Vieira leaves MLS a pioneer who transformed NYCFC and blazed a trail for foreign coaches
Patrick Vieira's long-rumored departure from New York City FC finally became official on Monday, and as short as his two-and-a-half-year tenure in New York might have seemed, it was still long enough to have an impact on Major League Soccer that will last much longer.
Vieira left NYCFC with the team regarded as one of the best in the league, known for playing some of the most attractive soccer in MLS. Perhaps it was fitting that his final match in charge saw NYCFC outplay league leaders Atlanta United in a match that would have given him the perfect send-off if not for the heroics of Atlanta goalkeeper Brad Guzan.
To fully appreciate Vieira's time at NYCFC, it's important to remember that the job was Vieira's first one leading a professional team. Having impressed while in charge of Manchester City's reserve team, Vieira had established himself as a hot-shot coaching prospect and it would have been very easy for him to stay in Europe until a managerial opportunity emerged.
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Instead Vieira agreed to make the jump to MLS, taking over an NYCFC squad that was a complete mess after a disappointing first season in the league. It was very much a reclamation project and Vieira played a major part in transforming NYCFC from struggling club to powerhouse in one season.
In the process, Vieira established himself as a sharp tactician, someone who could motivate players as well as put them in positions to succeed. He embraced the quirks of the MLS system, swinging draft-day trades, including the one that landed England Under-21 midfielder Jack Harrison.
He showed an ability to manage superstars as well as fringe players, bringing them together to play some of the most attractive soccer in the league. NYCFC scored more goals during Vieira's time in charge than any other team in MLS.
"He has a humility to listen and learn and reflect after every game and the decisions that he made," NYCFC director of football operations Claudio Reyna told Goal earlier in the season. "That’s why you could see him just getting better and better. With experience and time he’s only gotten better managing situations and the day to day of a football club."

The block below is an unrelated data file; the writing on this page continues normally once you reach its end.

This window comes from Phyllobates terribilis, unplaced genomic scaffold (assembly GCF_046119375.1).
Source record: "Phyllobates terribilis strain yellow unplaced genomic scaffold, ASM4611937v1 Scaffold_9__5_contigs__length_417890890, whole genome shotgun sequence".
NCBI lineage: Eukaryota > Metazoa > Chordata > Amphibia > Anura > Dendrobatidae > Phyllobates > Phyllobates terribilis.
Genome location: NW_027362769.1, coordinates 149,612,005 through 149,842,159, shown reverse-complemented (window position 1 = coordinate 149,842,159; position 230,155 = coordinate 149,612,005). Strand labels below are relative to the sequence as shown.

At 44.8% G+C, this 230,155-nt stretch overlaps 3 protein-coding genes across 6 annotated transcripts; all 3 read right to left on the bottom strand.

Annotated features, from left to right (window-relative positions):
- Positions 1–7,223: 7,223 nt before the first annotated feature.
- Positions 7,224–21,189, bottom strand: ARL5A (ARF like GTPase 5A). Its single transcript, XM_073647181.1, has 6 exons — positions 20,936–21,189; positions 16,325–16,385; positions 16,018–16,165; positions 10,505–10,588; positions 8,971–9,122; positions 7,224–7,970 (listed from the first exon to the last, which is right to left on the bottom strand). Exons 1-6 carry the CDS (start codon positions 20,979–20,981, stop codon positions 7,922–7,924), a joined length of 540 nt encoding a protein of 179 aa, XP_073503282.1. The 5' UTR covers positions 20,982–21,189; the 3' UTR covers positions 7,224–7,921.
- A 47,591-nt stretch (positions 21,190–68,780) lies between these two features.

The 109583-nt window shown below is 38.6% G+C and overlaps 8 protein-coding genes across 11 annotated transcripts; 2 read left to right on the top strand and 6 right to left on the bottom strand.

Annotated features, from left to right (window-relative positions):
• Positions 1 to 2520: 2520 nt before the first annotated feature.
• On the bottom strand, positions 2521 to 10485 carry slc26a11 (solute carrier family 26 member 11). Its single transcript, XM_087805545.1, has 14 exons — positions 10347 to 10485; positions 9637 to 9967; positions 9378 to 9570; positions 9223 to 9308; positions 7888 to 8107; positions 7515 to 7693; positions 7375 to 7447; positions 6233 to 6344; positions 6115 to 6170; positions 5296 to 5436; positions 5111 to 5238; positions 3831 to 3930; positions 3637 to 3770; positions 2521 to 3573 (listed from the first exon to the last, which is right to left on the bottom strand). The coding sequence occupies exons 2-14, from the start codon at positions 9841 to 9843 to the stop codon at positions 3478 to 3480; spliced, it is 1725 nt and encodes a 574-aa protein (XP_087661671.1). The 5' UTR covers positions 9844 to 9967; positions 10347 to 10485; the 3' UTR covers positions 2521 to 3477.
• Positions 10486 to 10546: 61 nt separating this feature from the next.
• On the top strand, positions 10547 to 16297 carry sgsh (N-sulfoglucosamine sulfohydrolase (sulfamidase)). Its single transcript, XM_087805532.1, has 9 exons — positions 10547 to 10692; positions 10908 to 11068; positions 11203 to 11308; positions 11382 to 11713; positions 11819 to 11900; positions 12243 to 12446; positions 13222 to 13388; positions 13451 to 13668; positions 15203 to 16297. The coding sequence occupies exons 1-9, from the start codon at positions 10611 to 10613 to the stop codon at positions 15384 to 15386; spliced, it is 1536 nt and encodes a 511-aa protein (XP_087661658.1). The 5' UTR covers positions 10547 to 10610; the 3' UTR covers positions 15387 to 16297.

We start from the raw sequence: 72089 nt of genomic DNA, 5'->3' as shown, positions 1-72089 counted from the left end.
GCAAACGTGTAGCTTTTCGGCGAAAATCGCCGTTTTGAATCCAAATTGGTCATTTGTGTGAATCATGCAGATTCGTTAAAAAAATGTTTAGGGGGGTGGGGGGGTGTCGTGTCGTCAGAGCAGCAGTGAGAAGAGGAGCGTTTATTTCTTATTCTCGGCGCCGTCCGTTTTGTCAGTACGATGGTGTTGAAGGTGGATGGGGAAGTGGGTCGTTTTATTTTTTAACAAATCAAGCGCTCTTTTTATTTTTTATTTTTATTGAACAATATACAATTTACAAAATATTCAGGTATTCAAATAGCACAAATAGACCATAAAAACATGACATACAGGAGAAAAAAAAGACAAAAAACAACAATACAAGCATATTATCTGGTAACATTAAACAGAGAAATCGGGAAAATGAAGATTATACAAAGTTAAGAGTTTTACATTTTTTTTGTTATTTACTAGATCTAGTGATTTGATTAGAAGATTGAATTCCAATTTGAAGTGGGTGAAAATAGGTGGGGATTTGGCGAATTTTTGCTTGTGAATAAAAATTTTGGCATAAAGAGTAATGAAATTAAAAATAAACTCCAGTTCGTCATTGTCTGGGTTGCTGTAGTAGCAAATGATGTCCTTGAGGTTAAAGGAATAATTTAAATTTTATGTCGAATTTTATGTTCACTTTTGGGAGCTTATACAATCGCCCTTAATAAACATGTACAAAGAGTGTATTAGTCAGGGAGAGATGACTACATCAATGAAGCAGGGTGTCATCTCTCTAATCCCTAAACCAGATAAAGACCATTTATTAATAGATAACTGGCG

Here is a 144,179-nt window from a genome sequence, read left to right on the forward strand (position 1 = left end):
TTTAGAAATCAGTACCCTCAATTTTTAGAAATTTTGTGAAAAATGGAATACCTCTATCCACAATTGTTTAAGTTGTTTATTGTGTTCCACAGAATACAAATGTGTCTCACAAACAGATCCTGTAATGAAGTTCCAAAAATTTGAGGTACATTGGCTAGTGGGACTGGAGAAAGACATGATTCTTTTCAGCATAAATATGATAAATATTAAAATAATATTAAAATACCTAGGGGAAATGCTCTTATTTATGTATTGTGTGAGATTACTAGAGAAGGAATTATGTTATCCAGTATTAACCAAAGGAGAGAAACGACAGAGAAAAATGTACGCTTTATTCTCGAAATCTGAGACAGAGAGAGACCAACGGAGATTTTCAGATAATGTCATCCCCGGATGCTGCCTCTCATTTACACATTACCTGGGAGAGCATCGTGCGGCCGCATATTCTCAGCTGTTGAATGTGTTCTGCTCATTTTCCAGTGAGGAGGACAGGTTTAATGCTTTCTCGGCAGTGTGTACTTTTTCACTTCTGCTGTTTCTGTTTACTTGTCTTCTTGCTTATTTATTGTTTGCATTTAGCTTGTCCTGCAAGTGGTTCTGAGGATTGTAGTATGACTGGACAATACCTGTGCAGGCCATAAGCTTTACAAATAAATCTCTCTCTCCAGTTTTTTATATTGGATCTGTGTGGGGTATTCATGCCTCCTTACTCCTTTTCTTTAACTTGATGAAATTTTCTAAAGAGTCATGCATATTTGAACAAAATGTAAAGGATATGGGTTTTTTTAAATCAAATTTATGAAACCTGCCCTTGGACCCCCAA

Vieira's commitment to a possession-oriented style also helped the league's improving tactical maturation. His coaching battles with the Columbus Crew's Gregg Berhalter, FC Dallas' Oscar Pareja, Atlanta United's Tata Martino and Jesse Marsch of the New York Red Bulls helped raise the bar for a league that has long carried the stigma of not boasting the highest level of coaching.
The coaching level in MLS is improving, and Vieira did his part to help that with his work with NYCFC. Even though he is gone now, Vieira has helped NYCFC establish a style of play that new manager Domenec Torrent will be able to pick up and build on.
Vieira has also blazed a trail that top foreign coaching prospects can look to follow. Before Vieira, the track record in MLS of foreign coaches with no previous experience in American soccer was filled with failures. Both he and Martino have helped show that foreign coaches can jump into MLS and succeed, though the latest crop of foreign coaches (Montreal's Remi Garde, Colorado's Anthony Hudson and San Jose's Mikael Stahre) have also reminded us just how tough the transition can be.
Another impact Vieira had in MLS was being one of the few black coaches in the league's history, and the only one in the past six seasons. He became the first black coach in MLS since Robin Fraser was fired by Chivas USA after the 2012 season. Vieira gave African-American coaches and players someone to look up to, while giving the league's owners something to think about when they consider future coaching hires in a league where coaching diversity has long been an issue.
Vieira's stint in MLS wasn't perfect. He leaves without having secured a single piece of silverware, and his woeful record against NYCFC's main rival — the New York Red Bulls — was a particularly painful scar on his resume. Vieira surely felt a desire to stay and right some of those wrongs, but he must have also felt an urge to accelerate his coaching development after having failed to be a serious candidate to replace Arsene Wenger as Arsenal manager.
NYCFC announced the hiring of Torrent, Pep Guardiola's long-time assistant coach, to take charge on Monday. Torrent will inherit an NYCFC team well equipped to make a championship run this season, and set up for success beyond 2018.
That, coupled with the respect Vieira earned from his coaching peers in MLS, and the players who played for him in New York, says all there is to say about the Frenchman's time in MLS.